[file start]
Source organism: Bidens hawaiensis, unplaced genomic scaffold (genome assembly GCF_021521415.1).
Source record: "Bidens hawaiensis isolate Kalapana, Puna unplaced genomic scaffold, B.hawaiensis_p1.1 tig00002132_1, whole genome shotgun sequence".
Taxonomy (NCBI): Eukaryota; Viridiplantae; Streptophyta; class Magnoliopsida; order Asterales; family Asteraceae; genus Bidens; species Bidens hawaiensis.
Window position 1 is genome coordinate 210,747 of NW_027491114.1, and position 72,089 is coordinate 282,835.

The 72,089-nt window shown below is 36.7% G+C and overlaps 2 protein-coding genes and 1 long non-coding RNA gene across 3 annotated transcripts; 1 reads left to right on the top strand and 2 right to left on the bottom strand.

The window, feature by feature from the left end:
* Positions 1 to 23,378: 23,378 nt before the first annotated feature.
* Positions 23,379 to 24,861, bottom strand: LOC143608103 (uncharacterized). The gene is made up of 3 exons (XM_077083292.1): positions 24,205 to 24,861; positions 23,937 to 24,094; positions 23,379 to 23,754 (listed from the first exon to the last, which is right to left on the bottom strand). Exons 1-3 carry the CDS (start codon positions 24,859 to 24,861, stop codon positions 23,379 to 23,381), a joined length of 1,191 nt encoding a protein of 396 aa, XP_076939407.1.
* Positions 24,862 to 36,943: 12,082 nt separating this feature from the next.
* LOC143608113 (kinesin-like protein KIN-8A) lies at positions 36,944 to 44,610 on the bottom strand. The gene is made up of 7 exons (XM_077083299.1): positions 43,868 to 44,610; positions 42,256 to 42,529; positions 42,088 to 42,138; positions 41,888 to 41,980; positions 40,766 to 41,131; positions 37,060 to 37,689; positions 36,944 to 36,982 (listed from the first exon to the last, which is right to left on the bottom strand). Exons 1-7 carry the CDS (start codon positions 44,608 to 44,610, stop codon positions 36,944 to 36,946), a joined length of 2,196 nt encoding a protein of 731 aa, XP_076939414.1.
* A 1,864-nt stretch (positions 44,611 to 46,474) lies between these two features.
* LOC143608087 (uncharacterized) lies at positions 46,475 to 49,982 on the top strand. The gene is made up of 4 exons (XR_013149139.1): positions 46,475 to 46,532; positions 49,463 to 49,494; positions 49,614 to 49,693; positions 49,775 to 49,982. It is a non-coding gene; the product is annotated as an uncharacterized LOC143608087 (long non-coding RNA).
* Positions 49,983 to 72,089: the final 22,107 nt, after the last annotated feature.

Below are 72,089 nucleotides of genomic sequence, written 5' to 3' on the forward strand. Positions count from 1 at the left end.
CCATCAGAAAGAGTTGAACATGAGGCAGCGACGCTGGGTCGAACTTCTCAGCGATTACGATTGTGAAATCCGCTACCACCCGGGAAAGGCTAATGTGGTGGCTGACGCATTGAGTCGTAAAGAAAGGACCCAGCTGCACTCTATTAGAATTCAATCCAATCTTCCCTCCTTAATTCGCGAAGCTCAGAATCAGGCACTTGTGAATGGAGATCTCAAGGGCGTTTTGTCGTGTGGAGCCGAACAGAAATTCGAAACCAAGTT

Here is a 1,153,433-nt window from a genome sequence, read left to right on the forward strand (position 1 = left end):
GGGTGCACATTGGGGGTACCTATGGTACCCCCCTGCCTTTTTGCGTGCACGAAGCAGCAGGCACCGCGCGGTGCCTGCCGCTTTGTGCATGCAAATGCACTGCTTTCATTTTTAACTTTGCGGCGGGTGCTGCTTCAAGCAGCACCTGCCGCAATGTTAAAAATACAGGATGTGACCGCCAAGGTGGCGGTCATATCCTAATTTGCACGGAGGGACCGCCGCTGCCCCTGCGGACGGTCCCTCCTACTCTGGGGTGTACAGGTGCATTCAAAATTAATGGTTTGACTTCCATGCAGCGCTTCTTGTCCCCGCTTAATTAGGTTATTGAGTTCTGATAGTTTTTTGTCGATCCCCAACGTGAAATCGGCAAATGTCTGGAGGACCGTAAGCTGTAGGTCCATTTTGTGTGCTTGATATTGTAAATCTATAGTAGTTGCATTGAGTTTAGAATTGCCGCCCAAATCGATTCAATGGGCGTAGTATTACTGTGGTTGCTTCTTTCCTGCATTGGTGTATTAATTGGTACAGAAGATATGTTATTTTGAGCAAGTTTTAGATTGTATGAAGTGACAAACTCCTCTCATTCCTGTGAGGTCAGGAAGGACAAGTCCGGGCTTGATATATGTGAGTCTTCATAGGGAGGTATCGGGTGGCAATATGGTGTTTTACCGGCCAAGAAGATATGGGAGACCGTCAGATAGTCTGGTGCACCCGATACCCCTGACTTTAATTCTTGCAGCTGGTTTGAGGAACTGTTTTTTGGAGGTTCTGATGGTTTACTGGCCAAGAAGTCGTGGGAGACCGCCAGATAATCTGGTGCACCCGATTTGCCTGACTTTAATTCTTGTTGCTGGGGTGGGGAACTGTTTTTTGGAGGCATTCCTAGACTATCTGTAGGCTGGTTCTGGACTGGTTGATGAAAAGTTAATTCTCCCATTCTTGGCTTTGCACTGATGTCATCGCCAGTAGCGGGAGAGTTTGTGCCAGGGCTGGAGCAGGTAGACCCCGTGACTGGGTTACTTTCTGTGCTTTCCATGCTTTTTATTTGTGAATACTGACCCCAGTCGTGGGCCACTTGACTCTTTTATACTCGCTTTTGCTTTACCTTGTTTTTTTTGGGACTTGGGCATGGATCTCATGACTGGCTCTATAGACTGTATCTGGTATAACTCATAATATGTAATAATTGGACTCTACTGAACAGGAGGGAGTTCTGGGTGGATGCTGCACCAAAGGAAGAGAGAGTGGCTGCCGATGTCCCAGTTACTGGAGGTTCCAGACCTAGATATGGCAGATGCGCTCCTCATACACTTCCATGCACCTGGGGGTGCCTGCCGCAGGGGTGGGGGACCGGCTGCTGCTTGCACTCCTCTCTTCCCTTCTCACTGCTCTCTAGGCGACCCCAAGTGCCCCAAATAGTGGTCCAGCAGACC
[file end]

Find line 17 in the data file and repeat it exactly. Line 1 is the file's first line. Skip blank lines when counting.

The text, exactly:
GGGTGCACATTGGGGGTACCTATGGTACCCCCCTGCCTTTTTGCGTGCACGAAGCAGCAGGCACCGCGCGGTGCCTGCCGCTTTGTGCATGCAAATGCACTGCTTTCATTTTTAACTTTGCGGCGGGTGCTGCTTCAAGCAGCACCTGCCGCAATGTTAAAAATACAGGATGTGACCGCCAAGGTGGCGGTCATATCCTAATTTGCACGGAGGGACCGCCGCTGCCCCTGCGGACGGTCCCTCCTACTCTGGGGTGTACAGGTGCATTCAAAATTAATGGTTTGACTTCCATGCAGCGCTTCTTGTCCCCGCTTAATTAGGTTATTGAGTTCTGATAGTTTTTTGTCGATCCCCAACGTGAAATCGGCAAATGTCTGGAGGACCGTAAGCTGTAGGTCCATTTTGTGTGCTTGATATTGTAAATCTATAGTAGTTGCATTGAGTTTAGAATTGCCGCCCAAATCGATTCAATGGGCGTAGTATTACTGTGGTTGCTTCTTTCCTGCATTGGTGTATTAATTGGTACAGAAGATATGTTATTTTGAGCAAGTTTTAGATTGTATGAAGTGACAAACTCCTCTCATTCCTGTGAGGTCAGGAAGGACAAGTCCGGGCTTGATATATGTGAGTCTTCATAGGGAGGTATCGGGTGGCAATATGGTGTTTTACCGGCCAAGAAGATATGGGAGACCGTCAGATAGTCTGGTGCACCCGATACCCCTGACTTTAATTCTTGCAGCTGGTTTGAGGAACTGTTTTTTGGAGGTTCTGATGGTTTACTGGCCAAGAAGTCGTGGGAGACCGCCAGATAATCTGGTGCACCCGATTTGCCTGACTTTAATTCTTGTTGCTGGGGTGGGGAACTGTTTTTTGGAGGCATTCCTAGACTATCTGTAGGCTGGTTCTGGACTGGTTGATGAAAAGTTAATTCTCCCATTCTTGGCTTTGCACTGATGTCATCGCCAGTAGCGGGAGAGTTTGTGCCAGGGCTGGAGCAGGTAGACCCCGTGACTGGGTTACTTTCTGTGCTTTCCATGCTTTTTATTTGTGAATACTGACCCCAGTCGTGGGCCACTTGACTCTTTTATACTCGCTTTTGCTTTACCTTGTTTTTTTTGGGACTTGGGCATGGATCTCATGACTGGCTCTATAGACTGTATCTGGTATAACTCATAATATGTAATAATTGGACTCTACTGAACAGGAGGGAGTTCTGGGTGGATGCTGCACCAAAGGAAGAGAGAGTGGCTGCCGATGTCCCAGTTACTGGAGGTTCCAGACCTAGATATGGCAGATGCGCTCCTCATACACTTCCATGCACCTGGGGGTGCCTGCCGCAGGGGTGGGGGACCGGCTGCTGCTTGCACTCCTCTCTTCCCTTCTCACTGCTCTCTAGGCGACCCCAAGTGCCCCAAATAGTGGTCCAGCAGACC